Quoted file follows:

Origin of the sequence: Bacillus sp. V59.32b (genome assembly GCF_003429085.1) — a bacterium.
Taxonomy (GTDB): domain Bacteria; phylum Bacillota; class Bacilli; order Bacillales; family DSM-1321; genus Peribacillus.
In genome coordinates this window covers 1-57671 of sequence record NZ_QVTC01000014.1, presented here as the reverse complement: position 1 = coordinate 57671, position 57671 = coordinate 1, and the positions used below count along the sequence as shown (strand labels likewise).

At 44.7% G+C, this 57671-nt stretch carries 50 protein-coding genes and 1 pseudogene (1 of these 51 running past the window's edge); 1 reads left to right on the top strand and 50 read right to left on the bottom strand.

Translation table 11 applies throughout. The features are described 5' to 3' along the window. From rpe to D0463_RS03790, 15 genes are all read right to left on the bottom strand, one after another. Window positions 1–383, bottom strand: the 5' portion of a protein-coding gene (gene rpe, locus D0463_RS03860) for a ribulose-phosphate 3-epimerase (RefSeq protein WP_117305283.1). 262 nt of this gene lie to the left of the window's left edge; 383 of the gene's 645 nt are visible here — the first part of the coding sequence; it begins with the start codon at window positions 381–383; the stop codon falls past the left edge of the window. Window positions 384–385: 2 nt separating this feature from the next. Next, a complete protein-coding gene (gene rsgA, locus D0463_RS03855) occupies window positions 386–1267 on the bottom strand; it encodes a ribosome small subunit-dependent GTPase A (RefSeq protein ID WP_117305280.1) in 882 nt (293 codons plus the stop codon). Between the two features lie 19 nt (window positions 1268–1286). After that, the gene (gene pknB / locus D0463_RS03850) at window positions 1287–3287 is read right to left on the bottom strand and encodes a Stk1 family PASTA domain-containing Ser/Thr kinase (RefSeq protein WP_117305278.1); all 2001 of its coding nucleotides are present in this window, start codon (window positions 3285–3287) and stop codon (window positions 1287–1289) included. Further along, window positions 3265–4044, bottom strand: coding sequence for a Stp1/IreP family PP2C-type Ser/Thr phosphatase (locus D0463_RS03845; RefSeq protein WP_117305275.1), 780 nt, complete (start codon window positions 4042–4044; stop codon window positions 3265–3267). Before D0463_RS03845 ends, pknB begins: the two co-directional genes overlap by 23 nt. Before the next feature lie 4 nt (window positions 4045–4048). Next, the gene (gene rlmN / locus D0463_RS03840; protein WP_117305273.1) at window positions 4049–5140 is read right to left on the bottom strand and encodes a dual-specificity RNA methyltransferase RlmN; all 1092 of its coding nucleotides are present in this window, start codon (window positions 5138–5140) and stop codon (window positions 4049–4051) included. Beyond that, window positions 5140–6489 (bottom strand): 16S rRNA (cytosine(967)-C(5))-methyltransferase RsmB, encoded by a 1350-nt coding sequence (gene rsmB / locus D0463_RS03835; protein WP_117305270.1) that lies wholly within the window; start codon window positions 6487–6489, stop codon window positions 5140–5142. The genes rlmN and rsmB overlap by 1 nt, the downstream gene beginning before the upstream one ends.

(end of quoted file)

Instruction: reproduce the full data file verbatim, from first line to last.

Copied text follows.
Origin of the sequence: Bacillus sp. V59.32b (genome assembly GCF_003429085.1) — a bacterium.
Taxonomy (GTDB): domain Bacteria; phylum Bacillota; class Bacilli; order Bacillales; family DSM-1321; genus Peribacillus.
In genome coordinates this window covers 1-57671 of sequence record NZ_QVTC01000014.1, presented here as the reverse complement: position 1 = coordinate 57671, position 57671 = coordinate 1, and the positions used below count along the sequence as shown (strand labels likewise).

At 44.7% G+C, this 57671-nt stretch carries 50 protein-coding genes and 1 pseudogene (1 of these 51 running past the window's edge); 1 reads left to right on the top strand and 50 read right to left on the bottom strand.

Translation table 11 applies throughout. The features are described 5' to 3' along the window. From rpe to D0463_RS03790, 15 genes are all read right to left on the bottom strand, one after another. Window positions 1–383, bottom strand: the 5' portion of a protein-coding gene (gene rpe, locus D0463_RS03860) for a ribulose-phosphate 3-epimerase (RefSeq protein WP_117305283.1). 262 nt of this gene lie to the left of the window's left edge; 383 of the gene's 645 nt are visible here — the first part of the coding sequence; it begins with the start codon at window positions 381–383; the stop codon falls past the left edge of the window. Window positions 384–385: 2 nt separating this feature from the next. Next, a complete protein-coding gene (gene rsgA, locus D0463_RS03855) occupies window positions 386–1267 on the bottom strand; it encodes a ribosome small subunit-dependent GTPase A (RefSeq protein ID WP_117305280.1) in 882 nt (293 codons plus the stop codon). Between the two features lie 19 nt (window positions 1268–1286). After that, the gene (gene pknB / locus D0463_RS03850) at window positions 1287–3287 is read right to left on the bottom strand and encodes a Stk1 family PASTA domain-containing Ser/Thr kinase (RefSeq protein WP_117305278.1); all 2001 of its coding nucleotides are present in this window, start codon (window positions 3285–3287) and stop codon (window positions 1287–1289) included. Further along, window positions 3265–4044, bottom strand: coding sequence for a Stp1/IreP family PP2C-type Ser/Thr phosphatase (locus D0463_RS03845; RefSeq protein WP_117305275.1), 780 nt, complete (start codon window positions 4042–4044; stop codon window positions 3265–3267). Before D0463_RS03845 ends, pknB begins: the two co-directional genes overlap by 23 nt. Before the next feature lie 4 nt (window positions 4045–4048). Next, the gene (gene rlmN / locus D0463_RS03840; protein WP_117305273.1) at window positions 4049–5140 is read right to left on the bottom strand and encodes a dual-specificity RNA methyltransferase RlmN; all 1092 of its coding nucleotides are present in this window, start codon (window positions 5138–5140) and stop codon (window positions 4049–4051) included. Beyond that, window positions 5140–6489 (bottom strand): 16S rRNA (cytosine(967)-C(5))-methyltransferase RsmB, encoded by a 1350-nt coding sequence (gene rsmB / locus D0463_RS03835; protein WP_117305270.1) that lies wholly within the window; start codon window positions 6487–6489, stop codon window positions 5140–5142. The genes rlmN and rsmB overlap by 1 nt, the downstream gene beginning before the upstream one ends.